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Timber frame solar carport  RSS feed

 
Bill Bradbury
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Location: Richmond, Utah
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I have been contracted to design and build a carport/solar charging station for a client here in northern Utah. Aspect is due south and clear and there are already piers in the asphalt slab from the old carport. I'm looking for design critique on these rough sketches right now and will post photos later as the build progresses.
SolarCarport.jpg
[Thumbnail for SolarCarport.jpg]
Front view
SolarCarportSideview.jpg
[Thumbnail for SolarCarportSideview.jpg]
West side
 
Jay C. White Cloud
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Very exciting Bill...wish I could come an play with you on this!

Without footprint size of width and length, I don't yet have a good understanding of potential loads. I love the use of horizontal bracing modalities. I would note that for ease of building (presuming I haven't misread the current plan) that it may warrant having the gable "bent beam" that are the 2x4 become a "pass through" member in the outer post, instead of "deadheaded" into the mortise. This also greatly strengthens this type of joint...especially if "toggle locked" from within the mortise, and/or becoming locked into the corresponding 2x6 "connecting girt." If you do chose to go with the "blind mortise (another name for "deadhead") then I suggest "dovetailing" the mortise to lock the joint when it is wedged from the top. In its current rendition I think I would separate the bent girts and the connecting girts and not have them enter the 6x6 at such close proximity.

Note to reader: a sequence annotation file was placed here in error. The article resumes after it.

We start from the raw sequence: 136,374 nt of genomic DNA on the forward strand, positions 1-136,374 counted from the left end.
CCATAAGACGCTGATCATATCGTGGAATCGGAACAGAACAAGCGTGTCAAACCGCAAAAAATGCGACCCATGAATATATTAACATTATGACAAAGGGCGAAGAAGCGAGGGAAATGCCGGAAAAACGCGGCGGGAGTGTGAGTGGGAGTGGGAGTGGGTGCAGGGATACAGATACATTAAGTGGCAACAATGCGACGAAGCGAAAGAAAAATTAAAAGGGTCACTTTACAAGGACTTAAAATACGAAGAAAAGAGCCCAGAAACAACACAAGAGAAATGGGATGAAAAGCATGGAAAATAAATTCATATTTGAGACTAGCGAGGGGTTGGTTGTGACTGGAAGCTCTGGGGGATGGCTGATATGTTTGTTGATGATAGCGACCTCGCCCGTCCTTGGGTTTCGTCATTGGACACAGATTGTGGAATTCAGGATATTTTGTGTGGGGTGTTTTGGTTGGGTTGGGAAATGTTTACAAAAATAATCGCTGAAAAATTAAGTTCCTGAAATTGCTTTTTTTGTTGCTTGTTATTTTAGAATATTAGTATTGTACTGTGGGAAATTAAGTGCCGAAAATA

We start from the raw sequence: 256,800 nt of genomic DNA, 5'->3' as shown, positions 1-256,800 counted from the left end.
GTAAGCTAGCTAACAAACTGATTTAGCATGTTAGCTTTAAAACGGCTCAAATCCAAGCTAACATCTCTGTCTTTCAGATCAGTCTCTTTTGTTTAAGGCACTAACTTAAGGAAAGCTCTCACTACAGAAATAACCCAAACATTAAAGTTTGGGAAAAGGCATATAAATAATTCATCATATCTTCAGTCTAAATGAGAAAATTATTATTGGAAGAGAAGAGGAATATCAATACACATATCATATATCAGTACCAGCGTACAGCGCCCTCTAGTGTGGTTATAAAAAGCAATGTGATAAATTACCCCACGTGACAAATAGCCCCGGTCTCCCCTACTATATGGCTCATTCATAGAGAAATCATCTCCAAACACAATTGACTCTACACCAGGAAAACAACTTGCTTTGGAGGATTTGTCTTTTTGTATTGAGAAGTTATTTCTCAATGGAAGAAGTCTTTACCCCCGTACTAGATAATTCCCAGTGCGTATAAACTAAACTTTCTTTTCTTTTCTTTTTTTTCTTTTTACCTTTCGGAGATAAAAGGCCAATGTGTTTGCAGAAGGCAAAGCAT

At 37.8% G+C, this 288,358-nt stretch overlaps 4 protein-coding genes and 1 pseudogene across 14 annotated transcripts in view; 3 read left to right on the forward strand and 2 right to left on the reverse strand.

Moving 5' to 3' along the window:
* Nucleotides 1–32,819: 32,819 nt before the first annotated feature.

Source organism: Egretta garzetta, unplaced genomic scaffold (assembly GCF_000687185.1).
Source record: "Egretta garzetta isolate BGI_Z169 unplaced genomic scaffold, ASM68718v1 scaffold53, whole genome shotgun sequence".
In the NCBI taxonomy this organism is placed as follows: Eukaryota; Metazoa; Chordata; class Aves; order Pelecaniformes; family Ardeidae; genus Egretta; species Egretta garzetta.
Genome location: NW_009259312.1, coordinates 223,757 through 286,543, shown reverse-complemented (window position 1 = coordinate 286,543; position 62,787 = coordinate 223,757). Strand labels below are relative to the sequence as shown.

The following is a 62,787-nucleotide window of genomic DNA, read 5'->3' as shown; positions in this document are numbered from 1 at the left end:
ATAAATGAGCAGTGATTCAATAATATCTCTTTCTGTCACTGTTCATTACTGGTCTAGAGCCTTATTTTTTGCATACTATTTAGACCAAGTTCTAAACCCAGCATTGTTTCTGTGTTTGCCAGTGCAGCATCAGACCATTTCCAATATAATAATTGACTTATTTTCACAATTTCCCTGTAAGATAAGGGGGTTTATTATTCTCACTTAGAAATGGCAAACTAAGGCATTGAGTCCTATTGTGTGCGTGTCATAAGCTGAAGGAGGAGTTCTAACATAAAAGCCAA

Because of the diminutive size I see in all the members I am understanding this not to be a very large structure?

I am not tracking well the 4x8 on flat "rafter plate" and the 2x6 joist and how the are jointed to one another?

If you can get lumber from to your specifications from a local sawyer, then there are additional modifications to this design I would suggest that follows a more traditional sizing and layout of the structural members...

I really look forward to additional information!! Great Project to work on...

j
 
Bill Bradbury
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Location: Richmond, Utah
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Thanks for the help Jay,

That 2x6 is a girt and on flat as well as the 4x8 which it dovetails into, but drawn wrong, good catch. I will lower the bent girts to keep the joints separated at the posts.

The footprint is not quite 12x24'; any advice on sizing would be appreciated and yes the sawyer will cut whatever I order.

I could go with pass through if that is better, but I was planning on a wedged and dovetailed blind mortise and tenon.